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Royal Family’s Heirloom Jewelry

The Tiara Knot from Queen Mary’s Lover

When Queen Mary ordered from Garrard House the Lover’s Knot, she got some recycled material. One of her existing toppers, England’s Tiara Ladies. Initially, the Lover’s Knot had 19 upright pearls placed along the top but gradually they were removed, leaving only the suspended pearls in place.

Diamond Bar Choker Necklace for Queen Mary

Queen Mary owned this piece of diamond for the first time — one of many diamond chokers in her set. The Queen Mother famously wore it in her 75th birthday portrait. Currently, Kate Middleton appears to have it on the Queen’s loan, as she has been spotted numerous wearing it in recent years.

The Four-Row Choker

Elizabeth wore the four-stranded pearl necklace. She loaned it to Princess Diana and Kate Middleton then

Per The Court Jeweller, it is believed that the Japanese Government gave Queen Elizabeth the pearls for the necklace. Subsequently, Garrard made the necklace — and likely designed to hold the fifth string of pearls, out of chance that the Queen might want to add it later.

The Prince Albert Brooch

Queen Victoria received sapphire and diamond brooch from her husband-to-be, Prince Albert, the day before their wedding. So that the next day she wore it pinned to her wedding dress. Victoria gave name the piece “an heirloom of the crown”.

Since then, all four consorts of queens and queens — Queen Alexandria, Queen Mary, Queen Elizabeth, and Queen Elizabeth II — have gone on wearing it. Princess Anne, the daughter of the former British king, has also been known to wear a replica of the brooch.

The Engagement Ring for Princess Diana

Prince Charles had given this beautiful ring to his first wife, Princess Diana. Diana continued to wear the piece even after their divorce and in 2010, Prince William gave it to his now-wife, Kate Middleton, as an engagement ring.

Given the grandeur of the ring, being an off-the-shelf item actually caused a bit of controversy. Charles purchased it from the Garrard’s store, and while the $60,000 price point meant it wouldn’t become too famous, royal family members were upset that it wasn’t custom designed. Nevertheless, Princess Diana was not among the critics— she picked the ring herself.

Tiara the Lotus Flower

This headpiece was first made in 1937 for Queen Elizabeth, the future Queen Mother, who wore it in a series of photographs used to publicize the coronation of King George VI. She styled it low across her forehead, while previous generations wear it higher up.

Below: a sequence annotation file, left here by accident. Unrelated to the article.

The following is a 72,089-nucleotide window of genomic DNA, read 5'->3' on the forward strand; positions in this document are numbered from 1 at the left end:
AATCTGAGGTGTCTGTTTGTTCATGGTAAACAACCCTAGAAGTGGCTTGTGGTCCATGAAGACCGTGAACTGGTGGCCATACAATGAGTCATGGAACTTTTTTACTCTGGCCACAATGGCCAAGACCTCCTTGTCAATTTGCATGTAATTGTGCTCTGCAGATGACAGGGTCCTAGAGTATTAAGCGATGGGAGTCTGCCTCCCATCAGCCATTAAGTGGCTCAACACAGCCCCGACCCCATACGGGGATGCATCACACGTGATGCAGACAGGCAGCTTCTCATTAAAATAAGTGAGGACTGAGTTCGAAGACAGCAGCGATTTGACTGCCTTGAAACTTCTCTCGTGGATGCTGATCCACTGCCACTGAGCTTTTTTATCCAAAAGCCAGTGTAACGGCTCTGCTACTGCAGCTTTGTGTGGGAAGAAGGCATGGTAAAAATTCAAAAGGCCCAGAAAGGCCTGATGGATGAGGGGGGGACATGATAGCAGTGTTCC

In celebration of their wedding, George VI gave his wife a diamond and pearl necklace. It seems that this wasn’t to her taste, because she immediately had her components refurbished into the Lotus Flower Tiara.

Initially, the parure included a matching tiara, known as the Rundell Tiara, which unfortunately does not exist anymore. Per Order of Splendour, in his 2012 novel, The Queen’s Diamonds, the historian Hugh Roberts revealed that Queen Alexandra left the tiara to her daughter, Princess Victoria, who “dispose

Tiara the Cartier Halo

King George VI had originally bought the Cartier Halo Tiara for his aunt, Queen Elizabeth. She subsequently gave the piece as an 18th birthday gift to her daughter, then-Princess Elizabeth. It was the current Queen who lent Kate the tiara to Prince William for her wedding.

The headpiece consists of gold, 739 brilliant-cut diamonds and 149 diamonds with batons. Its name derives from its shape (a halo) and from its origin. It has been said that George VI was a great admirer of Cartier’s work.

The brooch at the Maple Leaf

According to The Court Jeweler, the piece was made by jeweler Asprey. It is made of diamonds set in platinum and pays tribute to the Commonwealth country for its distinctive, Canadian-inspired design.

Gold Bandeau for Queen Mary

The main jewel of the tiara was originally a brooch that Queen Mary got in 1893 as a gift for a wedding. Forty years later the headpiece was specifically designed to display the spectacular brooch. The Diamond Bandeau consists of a compact band of 11 parts, which contains both pavé and brilliant diamonds.

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